German pianist and conductor Lars Vogt has died. The musician was diagnosed with cancer in February 2021 after tumors were found on his throat and liver, and succumbed to his illness on September 5, 2022.
Vogt first came to international attention upon securing 2nd place in the 1990 Leeds International Piano Competition. The achievement catapulted him into performances alongside some of the world’s greatest orchestras, including the Royal Concertgebouw Orchestra, New York Philharmonic, and Chicago Symphony Orchestra. Vogt enjoyed an especially close relationship with the Berlin Philharmonic; he performed alongside the orchestra numerous times and even became the ensemble’s very first pianist-in-residence from 2003 to 2004.
Vogt’s many recordings showcased his versatility as a pianist — from early works of Mozart to 20th-century masterpieces — and were released under the best labels in classical music. Today, Ondine boasts the greatest number of Vogt’s recordings.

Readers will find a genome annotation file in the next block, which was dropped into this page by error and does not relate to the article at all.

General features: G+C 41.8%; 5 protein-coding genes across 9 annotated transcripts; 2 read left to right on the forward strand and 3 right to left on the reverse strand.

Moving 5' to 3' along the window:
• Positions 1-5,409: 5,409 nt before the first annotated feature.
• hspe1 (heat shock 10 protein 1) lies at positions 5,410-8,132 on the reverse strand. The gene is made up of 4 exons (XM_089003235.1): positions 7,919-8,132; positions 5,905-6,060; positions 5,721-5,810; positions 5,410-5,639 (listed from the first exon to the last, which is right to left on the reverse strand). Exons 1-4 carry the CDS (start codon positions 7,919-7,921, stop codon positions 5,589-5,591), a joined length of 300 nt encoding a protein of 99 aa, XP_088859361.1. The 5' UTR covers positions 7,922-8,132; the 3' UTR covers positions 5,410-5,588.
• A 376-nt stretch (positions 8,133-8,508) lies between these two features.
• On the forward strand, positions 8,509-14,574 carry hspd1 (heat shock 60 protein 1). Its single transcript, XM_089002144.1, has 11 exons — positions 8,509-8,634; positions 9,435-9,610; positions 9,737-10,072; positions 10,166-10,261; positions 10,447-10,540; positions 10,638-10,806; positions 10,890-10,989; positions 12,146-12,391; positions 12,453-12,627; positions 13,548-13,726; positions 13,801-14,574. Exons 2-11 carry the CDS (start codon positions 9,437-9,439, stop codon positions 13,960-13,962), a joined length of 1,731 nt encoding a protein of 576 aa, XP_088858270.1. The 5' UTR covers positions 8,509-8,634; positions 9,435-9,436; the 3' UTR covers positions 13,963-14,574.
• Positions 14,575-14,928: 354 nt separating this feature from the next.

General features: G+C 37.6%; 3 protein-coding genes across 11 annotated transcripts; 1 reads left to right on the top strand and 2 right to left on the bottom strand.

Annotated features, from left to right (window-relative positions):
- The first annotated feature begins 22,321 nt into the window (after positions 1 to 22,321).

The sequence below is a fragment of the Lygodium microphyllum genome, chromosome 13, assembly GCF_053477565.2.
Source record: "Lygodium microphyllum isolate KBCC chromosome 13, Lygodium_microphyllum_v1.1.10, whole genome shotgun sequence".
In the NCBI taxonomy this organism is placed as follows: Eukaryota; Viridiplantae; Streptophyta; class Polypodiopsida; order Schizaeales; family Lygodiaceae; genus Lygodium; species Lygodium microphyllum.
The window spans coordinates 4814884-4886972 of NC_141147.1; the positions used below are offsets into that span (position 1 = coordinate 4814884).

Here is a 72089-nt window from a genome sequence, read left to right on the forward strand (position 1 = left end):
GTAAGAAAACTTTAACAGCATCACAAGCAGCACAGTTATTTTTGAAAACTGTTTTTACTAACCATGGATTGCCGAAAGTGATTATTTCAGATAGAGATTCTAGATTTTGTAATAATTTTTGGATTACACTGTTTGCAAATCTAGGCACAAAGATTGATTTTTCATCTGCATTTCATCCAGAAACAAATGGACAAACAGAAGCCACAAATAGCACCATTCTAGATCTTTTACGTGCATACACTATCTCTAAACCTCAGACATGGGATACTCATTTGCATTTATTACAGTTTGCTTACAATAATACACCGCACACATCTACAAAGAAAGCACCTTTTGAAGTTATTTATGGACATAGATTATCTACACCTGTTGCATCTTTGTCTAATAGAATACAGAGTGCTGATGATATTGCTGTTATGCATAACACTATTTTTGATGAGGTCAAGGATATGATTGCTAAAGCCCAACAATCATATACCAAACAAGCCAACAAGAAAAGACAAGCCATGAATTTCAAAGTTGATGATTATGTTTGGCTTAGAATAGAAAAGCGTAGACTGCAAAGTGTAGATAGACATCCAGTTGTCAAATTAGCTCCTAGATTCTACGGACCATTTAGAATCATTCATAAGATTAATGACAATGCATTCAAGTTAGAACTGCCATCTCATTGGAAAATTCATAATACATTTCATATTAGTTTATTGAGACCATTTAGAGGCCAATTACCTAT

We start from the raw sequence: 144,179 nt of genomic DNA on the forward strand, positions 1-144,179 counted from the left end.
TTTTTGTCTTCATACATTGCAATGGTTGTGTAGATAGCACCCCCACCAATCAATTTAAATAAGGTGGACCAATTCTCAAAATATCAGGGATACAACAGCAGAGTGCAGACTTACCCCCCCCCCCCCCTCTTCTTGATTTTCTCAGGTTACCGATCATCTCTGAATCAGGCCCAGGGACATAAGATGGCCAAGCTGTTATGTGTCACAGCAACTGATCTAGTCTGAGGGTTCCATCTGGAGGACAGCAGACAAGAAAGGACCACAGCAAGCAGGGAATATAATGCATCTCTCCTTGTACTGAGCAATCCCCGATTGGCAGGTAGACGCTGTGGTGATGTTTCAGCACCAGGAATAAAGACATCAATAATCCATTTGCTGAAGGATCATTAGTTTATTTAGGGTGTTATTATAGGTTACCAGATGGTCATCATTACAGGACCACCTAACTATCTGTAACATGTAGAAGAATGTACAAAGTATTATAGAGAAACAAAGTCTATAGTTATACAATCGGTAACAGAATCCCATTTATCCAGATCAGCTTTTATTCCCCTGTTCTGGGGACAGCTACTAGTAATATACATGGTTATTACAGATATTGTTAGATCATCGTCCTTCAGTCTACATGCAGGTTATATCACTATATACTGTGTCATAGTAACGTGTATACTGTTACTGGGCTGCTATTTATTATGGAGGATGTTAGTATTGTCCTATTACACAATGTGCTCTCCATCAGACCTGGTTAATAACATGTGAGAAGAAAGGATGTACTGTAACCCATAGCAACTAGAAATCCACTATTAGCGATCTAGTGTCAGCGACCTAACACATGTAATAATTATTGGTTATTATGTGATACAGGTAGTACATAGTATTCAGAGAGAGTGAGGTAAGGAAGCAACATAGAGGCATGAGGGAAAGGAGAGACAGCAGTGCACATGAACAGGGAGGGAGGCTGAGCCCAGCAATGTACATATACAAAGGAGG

In addition to the piano, Lars Vogt also left a large mark as a musical director. He was the music director of the Royal Northern Sinfonia from 2015 to 2020 and stayed on as the orchestra’s principal artistic partner after stepping down from the podium. In 2020, Vogt moved on to the Orchestre de Chambre de Paris, in a music director tenure that was slated to last until 2025. One of Vogt’s biggest passion projects was the Spannungen Festival, a chamber music festival that he himself founded in 1998. He served as artistic director for the festival from its founding. No successor has been announced as of the writing of this article.
Lars Vogt is survived by his wife, violinist Anna Reszniak, and their three children.